Not Ready for Prime Time

As a teacher, I have met dozens of bright, beautiful, serious-minded young women keen on finding a husband, getting married, and starting a family.  Most were eager to devote themselves to society in other ways too, but they saw motherhood and family as an important part of their vocation, and they were eager to get started.  But there was a problem. They couldn’t find men who were “ready for prime time”: ready to commit; ready to make someone else’s needs and goals their own; ready, in other words, to “man up” and become mature adults.

During this same period, I have also had male students who were bright, engaged, and genuinely community-minded.  But very few were “ready for prime time.”  They just weren’t good marriage material — yet. In the not-too-distant future, probably; but not yet.

If I knew a single guy ready for marriage and looking for a potential spouse, I could give him a dozen names. But I know a dozen women looking for good potential spouses, and I can’t give them a single name.  We have a big problem with the formation of young men.   Ask any young Catholic woman, and they’ll tell you.  I hear it all the time.

Before saying more, let me admit that I was once like these young men. I didn’t get married until later in life, but I have the best wife ever. God was very good to me, but He pretty much had to be because I was really stupid. I have since come to think that perhaps we should try to be less stupid and make God do less work.  But the point is, I am writing not from a position of superiority, but as a fellow traveler who made all the same mistakes I see being made by others, even guys who are smarter — and much more likely to be getting dates — than I was.

One earnest young man asked me the other day, “Okay, so how do you get ‘ready for prime time’?”  Just asking the question shows he is ahead of the game.  He is eager; he is interested; he knows he is lacking something he wants, and it’s not just sex.  That’s a good start.

Here is what I told him: “Get a job.”  This is not the most important qualification, but it’s not unimportant, and it’s practical.  I have found it’s good not to get these young adults lost in their heads too much.  You don’t want to turn marriage into a massive intellectual and spiritual problem.  “How do I do this incredibly important thing that will determine the rest of my life?”

That’s like asking, “How do I approach this exam which, if I don’t do well on it, I will never be happy?”  Well, first, you don’t approach the exam with that attitude.  You get yourself ready and take it one step at a time.  In courtship, you ask a girl out on a date.  Maybe you’ll go on one or two more, maybe you won’t.  But a journey of a thousand miles begins with one simple step.


And here’s another clue. Ignore what the media tells you and don’t treat a woman the way you treat your guy buddies. Even women I know who swear like sailors don’t like guys using the f-word repeatedly.  And all the stuff you talk about with your guy buddies, don’t do it on a date.  You need to be interested in her.

Women in their twenties and thirties have another answer to what “ready for prime time” means.  For them, it means being ready to commit.  Few things are more irritating to young women, it seems, than men who keep dithering around unable to commit.  And young college women are tired of guys who seem interested but do nothing more with them than “hang out with the group.”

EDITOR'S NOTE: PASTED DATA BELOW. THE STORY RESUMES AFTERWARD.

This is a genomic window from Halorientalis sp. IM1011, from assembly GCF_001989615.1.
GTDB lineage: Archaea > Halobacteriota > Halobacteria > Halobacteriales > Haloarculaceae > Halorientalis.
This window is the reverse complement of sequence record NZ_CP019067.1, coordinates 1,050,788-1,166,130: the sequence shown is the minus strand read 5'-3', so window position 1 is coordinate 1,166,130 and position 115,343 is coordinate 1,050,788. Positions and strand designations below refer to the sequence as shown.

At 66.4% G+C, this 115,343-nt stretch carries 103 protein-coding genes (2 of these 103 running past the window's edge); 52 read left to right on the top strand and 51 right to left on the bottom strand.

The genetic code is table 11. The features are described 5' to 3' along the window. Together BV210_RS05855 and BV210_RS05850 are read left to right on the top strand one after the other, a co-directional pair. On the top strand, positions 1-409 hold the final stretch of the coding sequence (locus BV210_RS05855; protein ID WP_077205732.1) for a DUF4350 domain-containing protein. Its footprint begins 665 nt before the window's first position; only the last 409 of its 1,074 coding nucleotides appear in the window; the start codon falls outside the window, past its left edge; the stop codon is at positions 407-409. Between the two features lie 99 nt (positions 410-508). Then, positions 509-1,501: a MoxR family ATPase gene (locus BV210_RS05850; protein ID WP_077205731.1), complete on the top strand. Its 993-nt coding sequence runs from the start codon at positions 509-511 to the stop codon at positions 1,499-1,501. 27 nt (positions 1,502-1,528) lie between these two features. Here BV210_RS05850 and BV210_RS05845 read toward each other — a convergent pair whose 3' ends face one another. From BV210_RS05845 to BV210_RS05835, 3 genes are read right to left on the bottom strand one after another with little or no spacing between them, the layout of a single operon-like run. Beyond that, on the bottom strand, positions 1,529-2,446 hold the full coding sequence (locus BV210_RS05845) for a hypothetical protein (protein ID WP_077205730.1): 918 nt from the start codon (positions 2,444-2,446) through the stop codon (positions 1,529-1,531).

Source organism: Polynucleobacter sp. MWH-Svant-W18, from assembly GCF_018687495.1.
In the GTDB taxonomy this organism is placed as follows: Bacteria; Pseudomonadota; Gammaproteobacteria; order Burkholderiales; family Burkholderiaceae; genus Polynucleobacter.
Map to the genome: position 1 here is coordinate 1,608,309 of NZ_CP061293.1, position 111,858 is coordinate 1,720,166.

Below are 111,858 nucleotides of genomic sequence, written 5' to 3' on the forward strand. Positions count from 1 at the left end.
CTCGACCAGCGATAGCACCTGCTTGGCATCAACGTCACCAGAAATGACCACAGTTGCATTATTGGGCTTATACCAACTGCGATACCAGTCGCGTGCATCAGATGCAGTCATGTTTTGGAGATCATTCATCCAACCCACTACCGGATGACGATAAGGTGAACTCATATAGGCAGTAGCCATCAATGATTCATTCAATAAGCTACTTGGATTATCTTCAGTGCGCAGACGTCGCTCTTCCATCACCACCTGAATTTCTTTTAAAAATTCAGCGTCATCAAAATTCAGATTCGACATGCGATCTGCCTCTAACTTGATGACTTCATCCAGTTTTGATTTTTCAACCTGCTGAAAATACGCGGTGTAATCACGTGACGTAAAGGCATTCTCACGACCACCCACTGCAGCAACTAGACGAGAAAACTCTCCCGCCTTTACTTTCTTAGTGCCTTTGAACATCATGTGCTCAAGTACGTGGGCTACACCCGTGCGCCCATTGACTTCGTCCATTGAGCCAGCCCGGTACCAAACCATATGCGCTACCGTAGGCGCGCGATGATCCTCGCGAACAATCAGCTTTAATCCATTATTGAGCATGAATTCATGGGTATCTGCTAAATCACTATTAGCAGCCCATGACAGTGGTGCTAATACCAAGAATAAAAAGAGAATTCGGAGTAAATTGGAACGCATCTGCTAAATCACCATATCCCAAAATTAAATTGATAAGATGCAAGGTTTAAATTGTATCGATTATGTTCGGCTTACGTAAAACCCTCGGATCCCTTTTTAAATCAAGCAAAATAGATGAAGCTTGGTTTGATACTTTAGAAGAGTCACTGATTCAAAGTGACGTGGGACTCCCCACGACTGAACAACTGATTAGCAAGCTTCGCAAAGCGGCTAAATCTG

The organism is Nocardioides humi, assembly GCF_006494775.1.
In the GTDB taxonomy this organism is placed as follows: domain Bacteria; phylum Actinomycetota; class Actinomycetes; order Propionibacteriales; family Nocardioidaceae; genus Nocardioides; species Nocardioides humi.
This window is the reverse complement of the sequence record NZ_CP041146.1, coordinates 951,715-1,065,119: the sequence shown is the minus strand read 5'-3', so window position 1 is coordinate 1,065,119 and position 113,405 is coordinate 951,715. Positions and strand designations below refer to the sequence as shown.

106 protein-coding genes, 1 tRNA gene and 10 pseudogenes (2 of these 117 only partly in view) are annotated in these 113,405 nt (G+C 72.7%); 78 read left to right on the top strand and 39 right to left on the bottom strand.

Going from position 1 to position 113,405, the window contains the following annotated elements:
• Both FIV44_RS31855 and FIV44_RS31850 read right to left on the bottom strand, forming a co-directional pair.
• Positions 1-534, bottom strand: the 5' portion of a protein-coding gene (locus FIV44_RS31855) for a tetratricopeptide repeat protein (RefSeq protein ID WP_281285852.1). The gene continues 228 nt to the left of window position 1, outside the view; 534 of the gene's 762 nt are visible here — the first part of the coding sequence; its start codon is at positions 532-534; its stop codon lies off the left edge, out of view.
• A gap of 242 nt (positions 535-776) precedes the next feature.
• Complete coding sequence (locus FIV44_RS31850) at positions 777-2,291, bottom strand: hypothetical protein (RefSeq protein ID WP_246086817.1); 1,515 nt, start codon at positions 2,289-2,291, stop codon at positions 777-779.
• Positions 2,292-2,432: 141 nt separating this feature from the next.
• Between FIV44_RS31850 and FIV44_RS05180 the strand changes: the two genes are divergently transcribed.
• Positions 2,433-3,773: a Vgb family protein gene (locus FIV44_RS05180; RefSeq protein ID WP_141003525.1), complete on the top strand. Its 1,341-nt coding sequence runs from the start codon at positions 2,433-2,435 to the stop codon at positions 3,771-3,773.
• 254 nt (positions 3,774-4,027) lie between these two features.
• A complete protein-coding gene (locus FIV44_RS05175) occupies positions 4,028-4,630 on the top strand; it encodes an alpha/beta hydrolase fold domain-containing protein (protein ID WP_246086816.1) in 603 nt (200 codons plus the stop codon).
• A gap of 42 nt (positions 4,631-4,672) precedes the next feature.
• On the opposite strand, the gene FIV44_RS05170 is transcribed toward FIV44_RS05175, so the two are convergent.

Often lacking, it seems, is adult mentoring.  When multiple beautiful, talented young women are begging me to write about dating and commitment, there is definitely a problem. Where are the adults to say to these young men: Grow up. Get a job. Ask that girl out.  Stop playing video games. Porn is stupid and destructive. Get off your phone.  “Virtual” reality isn’t real.

Love and marriage are real, and for that reason, better. Stop making marriage a huge problem to be solved.  You don’t find the “perfect woman.”  You find a good, virtuous woman; you devote yourself to her, and she devotes herself to you, and you both devote yourself to children, and that builds love and friendship.

Do young women also need mentoring?  Almost certainly.  It’s a basic feature of the human species.  But as a guy, that’s not advice I can give.  The only advice I can give to women is the advice their father would give.  Men are “out for sex,” so make them “man up” and commit before doing anything that might have long-term emotional and physical consequences.

Most women I know appreciate that advice, but it’s also depressing.  It’s not as though they didn’t already have enough trouble finding a decent guy.

Studies repeatedly show that a good marriage is fundamental to people’s happiness and to success in other areas of life.  It keeps them going to Mass too.  If we cared about the flourishing of our young people, we would prepare them not merely to “get a job,” we would prepare them for marriage and family, helping them reflect more deeply on what’s involved and developing the virtues they would need to get what deep down they know they want, but aren’t sure they can ever actually get in a culture so filled with toxic sludge.

If Aristotle is right (and he is) that happiness is activity in accord with virtue, then few things will help these young people develop those virtues better than marriage and family.

Choosing one person cuts off your options. But not choosing cuts off the chance to enjoy any option.  Until you have no more options.


*Image: In the Garden (Rustic Courtship) by Winslow Homer, 1874 [National Gallery of Art, Washington, DC]

You may also enjoy:

Wendell Barry’s The Country of Marriage

Brad Miner’s How to Find the Perfect Woman

Randall B. Smith is a Professor of Theology at the University of St. Thomas in Houston, Texas. His latest book is From Here to Eternity: Reflections on Death, Immortality, and the Resurrection of the Body.